Sugar, butter, and flour do not a sweet pasta make?

by cat   Last Updated August 22, 2017 02:17 AM

  • Fried dough (or french toast without egg) is flour and salt (deep) fried in butter and sugar.
  • Spaghetti is flour and water (durum wheat in this case).
  • Maple syrup is sugar and a unique flavour.
  • Frying in a pan with sugar and butter is similar to deep frying.

If all of these hold as true as I assume, how is it that spaghetti boiled with a small amount of salt, buttered, and later fried in maple syrup, tastes not of starch that has been fried in sugar?

Rather, it tastes of something much, much worse that's hard to describe.

I believe that the ingredient differences between pasta and "bread" dough are negligible in this case. Bread can be made without eggs, without yeast, and without salt.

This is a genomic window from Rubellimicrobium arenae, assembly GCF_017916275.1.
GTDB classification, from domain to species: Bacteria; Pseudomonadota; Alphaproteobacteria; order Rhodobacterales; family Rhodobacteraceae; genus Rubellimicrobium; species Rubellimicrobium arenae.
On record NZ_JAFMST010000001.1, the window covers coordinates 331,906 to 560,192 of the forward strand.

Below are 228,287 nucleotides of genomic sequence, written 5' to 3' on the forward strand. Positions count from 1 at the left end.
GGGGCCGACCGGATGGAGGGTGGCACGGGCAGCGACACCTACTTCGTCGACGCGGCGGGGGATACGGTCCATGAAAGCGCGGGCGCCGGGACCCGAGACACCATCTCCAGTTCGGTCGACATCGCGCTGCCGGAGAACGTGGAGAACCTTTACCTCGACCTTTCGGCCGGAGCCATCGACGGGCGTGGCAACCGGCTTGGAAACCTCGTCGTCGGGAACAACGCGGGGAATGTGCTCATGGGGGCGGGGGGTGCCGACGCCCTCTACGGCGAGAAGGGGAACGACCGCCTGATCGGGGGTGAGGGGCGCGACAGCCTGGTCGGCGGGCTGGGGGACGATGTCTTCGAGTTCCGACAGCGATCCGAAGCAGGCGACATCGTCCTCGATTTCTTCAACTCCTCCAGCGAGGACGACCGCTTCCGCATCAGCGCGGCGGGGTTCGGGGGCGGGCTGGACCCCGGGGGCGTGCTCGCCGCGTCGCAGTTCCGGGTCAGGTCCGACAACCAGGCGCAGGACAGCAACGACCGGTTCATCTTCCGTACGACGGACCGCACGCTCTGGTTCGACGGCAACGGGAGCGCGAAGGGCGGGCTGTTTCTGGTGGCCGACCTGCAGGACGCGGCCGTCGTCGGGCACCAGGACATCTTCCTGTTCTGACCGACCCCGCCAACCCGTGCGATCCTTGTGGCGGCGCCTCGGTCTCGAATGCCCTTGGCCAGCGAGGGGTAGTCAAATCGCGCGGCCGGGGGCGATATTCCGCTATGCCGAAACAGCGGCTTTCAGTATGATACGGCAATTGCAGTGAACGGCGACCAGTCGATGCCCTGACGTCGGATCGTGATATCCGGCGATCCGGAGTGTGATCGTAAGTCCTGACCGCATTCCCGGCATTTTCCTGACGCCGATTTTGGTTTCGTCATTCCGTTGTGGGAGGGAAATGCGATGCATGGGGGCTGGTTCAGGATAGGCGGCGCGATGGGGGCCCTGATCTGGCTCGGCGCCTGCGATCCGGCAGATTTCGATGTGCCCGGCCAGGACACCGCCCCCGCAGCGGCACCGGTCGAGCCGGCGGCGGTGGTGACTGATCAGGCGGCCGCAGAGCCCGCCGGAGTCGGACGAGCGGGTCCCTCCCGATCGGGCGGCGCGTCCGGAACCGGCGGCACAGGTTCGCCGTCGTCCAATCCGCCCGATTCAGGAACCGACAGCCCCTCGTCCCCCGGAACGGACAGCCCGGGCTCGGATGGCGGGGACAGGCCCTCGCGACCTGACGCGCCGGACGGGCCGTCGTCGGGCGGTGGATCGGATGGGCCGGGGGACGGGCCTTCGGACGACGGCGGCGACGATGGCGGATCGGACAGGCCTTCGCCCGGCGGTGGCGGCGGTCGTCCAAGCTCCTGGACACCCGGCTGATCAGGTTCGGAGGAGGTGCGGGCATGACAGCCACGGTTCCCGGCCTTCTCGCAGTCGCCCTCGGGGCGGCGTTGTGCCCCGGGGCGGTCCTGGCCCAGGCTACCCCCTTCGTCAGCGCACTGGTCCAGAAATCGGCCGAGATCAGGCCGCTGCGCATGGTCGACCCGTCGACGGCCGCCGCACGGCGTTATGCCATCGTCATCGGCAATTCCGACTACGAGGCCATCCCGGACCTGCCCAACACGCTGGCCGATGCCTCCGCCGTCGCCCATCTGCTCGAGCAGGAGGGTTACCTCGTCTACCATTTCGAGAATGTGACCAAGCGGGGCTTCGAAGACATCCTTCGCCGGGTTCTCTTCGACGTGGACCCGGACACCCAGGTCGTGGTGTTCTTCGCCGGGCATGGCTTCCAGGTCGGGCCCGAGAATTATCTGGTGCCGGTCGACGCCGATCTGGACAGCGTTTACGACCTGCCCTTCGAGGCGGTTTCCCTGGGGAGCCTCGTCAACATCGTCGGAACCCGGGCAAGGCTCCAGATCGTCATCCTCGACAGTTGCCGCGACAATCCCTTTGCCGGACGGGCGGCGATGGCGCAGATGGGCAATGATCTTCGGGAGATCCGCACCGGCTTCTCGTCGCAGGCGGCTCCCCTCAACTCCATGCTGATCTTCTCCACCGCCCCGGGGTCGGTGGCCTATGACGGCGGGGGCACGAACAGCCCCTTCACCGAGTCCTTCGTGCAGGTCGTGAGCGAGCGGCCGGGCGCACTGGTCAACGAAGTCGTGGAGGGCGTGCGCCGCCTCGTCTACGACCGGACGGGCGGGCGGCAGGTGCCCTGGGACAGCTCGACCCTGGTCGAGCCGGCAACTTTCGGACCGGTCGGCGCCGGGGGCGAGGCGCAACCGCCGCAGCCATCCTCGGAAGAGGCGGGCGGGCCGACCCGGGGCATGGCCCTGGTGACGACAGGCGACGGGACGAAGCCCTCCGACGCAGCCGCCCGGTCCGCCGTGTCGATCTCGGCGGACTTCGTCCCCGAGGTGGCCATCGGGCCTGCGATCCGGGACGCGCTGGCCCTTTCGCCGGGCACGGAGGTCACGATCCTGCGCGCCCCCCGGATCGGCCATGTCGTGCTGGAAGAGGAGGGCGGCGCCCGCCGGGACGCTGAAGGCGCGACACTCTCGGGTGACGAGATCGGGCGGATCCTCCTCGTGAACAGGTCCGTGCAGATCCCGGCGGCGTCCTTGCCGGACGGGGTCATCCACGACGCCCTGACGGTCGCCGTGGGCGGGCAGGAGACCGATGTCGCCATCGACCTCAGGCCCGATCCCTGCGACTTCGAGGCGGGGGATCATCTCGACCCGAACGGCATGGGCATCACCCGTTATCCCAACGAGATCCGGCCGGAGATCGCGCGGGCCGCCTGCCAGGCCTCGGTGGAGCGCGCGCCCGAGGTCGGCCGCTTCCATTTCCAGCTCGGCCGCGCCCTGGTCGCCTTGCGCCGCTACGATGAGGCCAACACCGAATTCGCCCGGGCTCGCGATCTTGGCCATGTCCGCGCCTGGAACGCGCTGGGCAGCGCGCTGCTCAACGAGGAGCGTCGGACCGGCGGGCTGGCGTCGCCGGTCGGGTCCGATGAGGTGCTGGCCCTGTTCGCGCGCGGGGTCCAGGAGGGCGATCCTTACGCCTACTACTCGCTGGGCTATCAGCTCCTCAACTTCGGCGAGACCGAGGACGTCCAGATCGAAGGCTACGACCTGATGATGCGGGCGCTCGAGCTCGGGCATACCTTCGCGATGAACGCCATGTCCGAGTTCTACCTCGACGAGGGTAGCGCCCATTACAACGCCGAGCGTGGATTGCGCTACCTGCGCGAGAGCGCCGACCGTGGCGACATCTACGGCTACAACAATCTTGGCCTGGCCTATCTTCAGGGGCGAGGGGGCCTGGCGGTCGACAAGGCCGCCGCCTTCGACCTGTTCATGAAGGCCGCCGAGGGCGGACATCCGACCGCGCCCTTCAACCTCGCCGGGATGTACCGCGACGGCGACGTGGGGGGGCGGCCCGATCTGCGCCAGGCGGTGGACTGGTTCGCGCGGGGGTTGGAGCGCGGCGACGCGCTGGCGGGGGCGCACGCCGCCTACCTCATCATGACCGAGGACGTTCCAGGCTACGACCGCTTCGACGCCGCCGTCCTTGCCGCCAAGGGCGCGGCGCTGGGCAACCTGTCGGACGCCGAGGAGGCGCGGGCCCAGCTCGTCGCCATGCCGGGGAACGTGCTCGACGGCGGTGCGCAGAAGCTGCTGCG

The preparation is most different. Pasta is a very compressed product, and bread is the opposite, with more air pockets.

Does the texture of bread allow the sugar and butter to bond better to it somehow, that is not the case with pasta?

Otherwise, what is the cause that pasta fried in butter and sugar does not make deep-fried pasta?

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